For the same reason that I’ve always found it easy to pick up and move, I can’t really imagine being in one place forever! But I’ve lived in Florence longer than any other single place on the planet, so that’s already quite an achievement! Italy is not an easy place to live in, despite the romanticism and beauty. I think that we are lucky to have the option to be able to live in two wonderful countries – Australia and Italy – whenever we want. For now, it’s Italy’s time.

Florentine, your first cookbook, came out in March this year. At the moment you’re working on your next book, Acquacotta, which will be about the cuisine of the southern Maremma area of Tuscany. It will be published exactly a year after the first one. Why did you decide to start working on the new book immediately and what feels different now, after the experience of the first book?

It came about quite quickly because we were living in Porto Ercole, in southern Tuscany for six months last year, well before Florentine came out, and it was just such a beautiful place I knew it had to be shared in the form of a cookbook! So I contacted my publisher and we talked about the pitch for a couple of months and came up with Acquacotta. She was aware that starting to work on it while I was living there would be the best way to bring it to life, so essentially I started working on Acquacotta while I was still finishing Florentine. It’s been difficult to juggle between the two and ‘switch’ from one to the other when Florentine finally came out, but the experience of the first book has helped me feel much more confident about the second one – from the recipe testing to the writing to the photographs, even how the recipes were made and shot. It really helped that I have the exact same wonderful team from Florentine working on this book too, it felt really good and seemed to just make itself, almost!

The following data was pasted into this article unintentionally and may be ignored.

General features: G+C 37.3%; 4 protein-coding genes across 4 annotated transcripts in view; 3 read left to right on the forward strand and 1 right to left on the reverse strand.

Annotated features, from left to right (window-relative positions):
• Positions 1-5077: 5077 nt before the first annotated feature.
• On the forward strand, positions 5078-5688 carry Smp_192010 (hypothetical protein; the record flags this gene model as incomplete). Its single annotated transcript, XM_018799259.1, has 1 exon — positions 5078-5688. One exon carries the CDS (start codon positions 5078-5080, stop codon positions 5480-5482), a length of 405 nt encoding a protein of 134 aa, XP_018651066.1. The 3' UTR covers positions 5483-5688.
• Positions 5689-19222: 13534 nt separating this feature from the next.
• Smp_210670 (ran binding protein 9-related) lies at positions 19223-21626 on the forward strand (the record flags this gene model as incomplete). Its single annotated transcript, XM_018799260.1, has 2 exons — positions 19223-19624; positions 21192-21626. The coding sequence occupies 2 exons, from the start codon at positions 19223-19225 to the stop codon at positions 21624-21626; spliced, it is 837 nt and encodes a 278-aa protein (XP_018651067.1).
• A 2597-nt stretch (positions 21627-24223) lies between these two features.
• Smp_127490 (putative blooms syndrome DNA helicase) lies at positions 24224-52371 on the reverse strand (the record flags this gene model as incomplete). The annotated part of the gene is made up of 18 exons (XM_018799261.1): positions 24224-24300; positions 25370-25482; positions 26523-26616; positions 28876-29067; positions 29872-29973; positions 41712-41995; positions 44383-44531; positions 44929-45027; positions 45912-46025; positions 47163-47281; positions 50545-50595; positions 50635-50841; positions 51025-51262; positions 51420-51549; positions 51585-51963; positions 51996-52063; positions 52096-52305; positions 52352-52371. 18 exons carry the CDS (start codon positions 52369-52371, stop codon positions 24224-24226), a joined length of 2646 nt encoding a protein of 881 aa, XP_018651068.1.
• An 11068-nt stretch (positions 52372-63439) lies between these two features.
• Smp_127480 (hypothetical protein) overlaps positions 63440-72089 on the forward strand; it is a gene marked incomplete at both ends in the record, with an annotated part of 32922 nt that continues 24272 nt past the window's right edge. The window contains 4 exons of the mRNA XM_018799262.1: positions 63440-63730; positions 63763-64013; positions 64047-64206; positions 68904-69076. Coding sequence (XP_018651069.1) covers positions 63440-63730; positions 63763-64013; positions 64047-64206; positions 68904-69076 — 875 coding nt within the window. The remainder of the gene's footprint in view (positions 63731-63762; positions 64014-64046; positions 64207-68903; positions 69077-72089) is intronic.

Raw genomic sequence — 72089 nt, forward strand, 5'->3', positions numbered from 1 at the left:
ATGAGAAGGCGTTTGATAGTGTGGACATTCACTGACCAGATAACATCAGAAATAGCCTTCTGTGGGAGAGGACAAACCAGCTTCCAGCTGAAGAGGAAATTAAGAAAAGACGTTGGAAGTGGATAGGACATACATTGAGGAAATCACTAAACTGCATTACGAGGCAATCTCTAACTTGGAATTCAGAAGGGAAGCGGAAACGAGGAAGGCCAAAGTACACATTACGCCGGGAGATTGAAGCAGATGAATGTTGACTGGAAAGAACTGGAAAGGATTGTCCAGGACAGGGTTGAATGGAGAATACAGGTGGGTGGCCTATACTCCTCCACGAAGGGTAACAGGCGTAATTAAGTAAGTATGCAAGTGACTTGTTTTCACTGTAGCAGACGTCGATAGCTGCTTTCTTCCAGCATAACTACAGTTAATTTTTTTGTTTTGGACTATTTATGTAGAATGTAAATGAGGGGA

Your photography is stunning, do you prefer taking the pictures of your dishes yourself?

Thank you! I still feel like I have a long way to go – my background is in analog film photography, and I still feel like I struggle with digital photography, especially the editing part. I’m self-taught for the most part. For my blog, I take all my own photographs, but for the cookbook I took the location photographs, leaving the recipe shots to a wonderful photographer Lauren Bamford. In Australia, a cookbook is really a team effort, with one professional looking after each and every aspect of the book. For the recipe shots, I wanted to make sure the dishes looked completely authentic and real – just like how you’d find them in Florence. So I cooked them myself (with some help from my husband Marco and a home economist) and while I was busy in the kitchen, Deb Kaloper, an absolute magician in food styling, styled the dishes and Lauren Bamford took the photographs. It was a dream to work with them.

How do you develop new recipes for your book and your blog? What inspires you?

What inspires me most is travel and seeing how a place – its landscape, its history – is so strongly connected to the food that is made there and vice versa. It’s why I am so interested in regional Italian food. In Florentine I wanted to share how the food in this city belongs entirely to Florence – not just Tuscany. It’s not Tuscan food. It’s Florentine food. And for Acquacotta, which is still about Tuscany, I wanted to show people how different Tuscan food is when you come to a place like the Maremma – more isolated, less touristy, hidden, and full of beautiful, rugged landscapes, mountains and the sea, which inspire the food. For the blog, I talk about not only dishes that I’ve found in old cookbooks or tasted in a new place, but also create some travel pieces for people who might be coming to Italy on holiday and want to avoid touristy food and know where to taste the real deal.